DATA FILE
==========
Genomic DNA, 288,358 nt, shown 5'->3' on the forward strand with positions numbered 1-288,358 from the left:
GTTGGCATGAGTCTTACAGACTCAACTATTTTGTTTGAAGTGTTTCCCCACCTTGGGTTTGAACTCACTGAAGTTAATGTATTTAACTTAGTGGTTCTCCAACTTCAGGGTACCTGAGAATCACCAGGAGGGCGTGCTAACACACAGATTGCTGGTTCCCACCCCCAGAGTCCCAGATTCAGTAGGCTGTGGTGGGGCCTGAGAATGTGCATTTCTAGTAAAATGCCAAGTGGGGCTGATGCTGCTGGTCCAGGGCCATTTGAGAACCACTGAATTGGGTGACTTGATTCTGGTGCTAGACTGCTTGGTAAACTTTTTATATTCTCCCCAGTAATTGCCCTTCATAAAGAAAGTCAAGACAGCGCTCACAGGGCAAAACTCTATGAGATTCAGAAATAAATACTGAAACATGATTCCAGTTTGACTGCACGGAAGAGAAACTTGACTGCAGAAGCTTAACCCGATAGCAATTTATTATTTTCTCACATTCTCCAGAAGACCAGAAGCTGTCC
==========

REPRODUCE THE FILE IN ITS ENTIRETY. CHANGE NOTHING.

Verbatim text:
Genomic DNA, 288,358 nt, shown 5'->3' on the forward strand with positions numbered 1-288,358 from the left:
GTTGGCATGAGTCTTACAGACTCAACTATTTTGTTTGAAGTGTTTCCCCACCTTGGGTTTGAACTCACTGAAGTTAATGTATTTAACTTAGTGGTTCTCCAACTTCAGGGTACCTGAGAATCACCAGGAGGGCGTGCTAACACACAGATTGCTGGTTCCCACCCCCAGAGTCCCAGATTCAGTAGGCTGTGGTGGGGCCTGAGAATGTGCATTTCTAGTAAAATGCCAAGTGGGGCTGATGCTGCTGGTCCAGGGCCATTTGAGAACCACTGAATTGGGTGACTTGATTCTGGTGCTAGACTGCTTGGTAAACTTTTTATATTCTCCCCAGTAATTGCCCTTCATAAAGAAAGTCAAGACAGCGCTCACAGGGCAAAACTCTATGAGATTCAGAAATAAATACTGAAACATGATTCCAGTTTGACTGCACGGAAGAGAAACTTGACTGCAGAAGCTTAACCCGATAGCAATTTATTATTTTCTCACATTCTCCAGAAGACCAGAAGCTGTCC